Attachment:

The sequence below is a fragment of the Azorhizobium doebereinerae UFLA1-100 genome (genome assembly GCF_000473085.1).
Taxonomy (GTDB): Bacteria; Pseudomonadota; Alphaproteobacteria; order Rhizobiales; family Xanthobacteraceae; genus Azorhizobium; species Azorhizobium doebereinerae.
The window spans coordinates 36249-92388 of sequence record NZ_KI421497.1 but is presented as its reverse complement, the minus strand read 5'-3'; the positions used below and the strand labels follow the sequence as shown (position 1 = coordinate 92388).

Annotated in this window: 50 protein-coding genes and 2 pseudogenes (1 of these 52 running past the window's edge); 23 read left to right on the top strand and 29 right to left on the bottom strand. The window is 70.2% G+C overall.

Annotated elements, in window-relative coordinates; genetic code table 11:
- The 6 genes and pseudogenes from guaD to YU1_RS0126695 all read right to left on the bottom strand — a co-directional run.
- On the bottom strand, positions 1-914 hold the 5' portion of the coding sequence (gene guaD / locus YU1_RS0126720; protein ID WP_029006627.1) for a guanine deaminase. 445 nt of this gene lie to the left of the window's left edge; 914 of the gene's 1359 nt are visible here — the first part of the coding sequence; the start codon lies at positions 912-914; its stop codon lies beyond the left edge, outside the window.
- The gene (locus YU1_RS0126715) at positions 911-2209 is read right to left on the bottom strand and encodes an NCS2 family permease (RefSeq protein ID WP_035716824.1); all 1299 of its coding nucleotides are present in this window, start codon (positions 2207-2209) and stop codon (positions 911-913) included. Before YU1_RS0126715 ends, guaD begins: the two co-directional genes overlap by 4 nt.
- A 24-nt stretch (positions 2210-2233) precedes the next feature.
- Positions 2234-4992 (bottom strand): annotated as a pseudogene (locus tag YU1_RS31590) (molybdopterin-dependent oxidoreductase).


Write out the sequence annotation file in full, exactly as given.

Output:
The sequence below is a fragment of the Azorhizobium doebereinerae UFLA1-100 genome (genome assembly GCF_000473085.1).
Taxonomy (GTDB): Bacteria; Pseudomonadota; Alphaproteobacteria; order Rhizobiales; family Xanthobacteraceae; genus Azorhizobium; species Azorhizobium doebereinerae.
The window spans coordinates 36249-92388 of sequence record NZ_KI421497.1 but is presented as its reverse complement, the minus strand read 5'-3'; the positions used below and the strand labels follow the sequence as shown (position 1 = coordinate 92388).

Annotated in this window: 50 protein-coding genes and 2 pseudogenes (1 of these 52 running past the window's edge); 23 read left to right on the top strand and 29 right to left on the bottom strand. The window is 70.2% G+C overall.

Annotated elements, in window-relative coordinates; genetic code table 11:
- The 6 genes and pseudogenes from guaD to YU1_RS0126695 all read right to left on the bottom strand — a co-directional run.
- On the bottom strand, positions 1-914 hold the 5' portion of the coding sequence (gene guaD / locus YU1_RS0126720; protein ID WP_029006627.1) for a guanine deaminase. 445 nt of this gene lie to the left of the window's left edge; 914 of the gene's 1359 nt are visible here — the first part of the coding sequence; the start codon lies at positions 912-914; its stop codon lies beyond the left edge, outside the window.
- The gene (locus YU1_RS0126715) at positions 911-2209 is read right to left on the bottom strand and encodes an NCS2 family permease (RefSeq protein ID WP_035716824.1); all 1299 of its coding nucleotides are present in this window, start codon (positions 2207-2209) and stop codon (positions 911-913) included. Before YU1_RS0126715 ends, guaD begins: the two co-directional genes overlap by 4 nt.
- A 24-nt stretch (positions 2210-2233) precedes the next feature.
- Positions 2234-4992 (bottom strand): annotated as a pseudogene (locus tag YU1_RS31590) (molybdopterin-dependent oxidoreductase).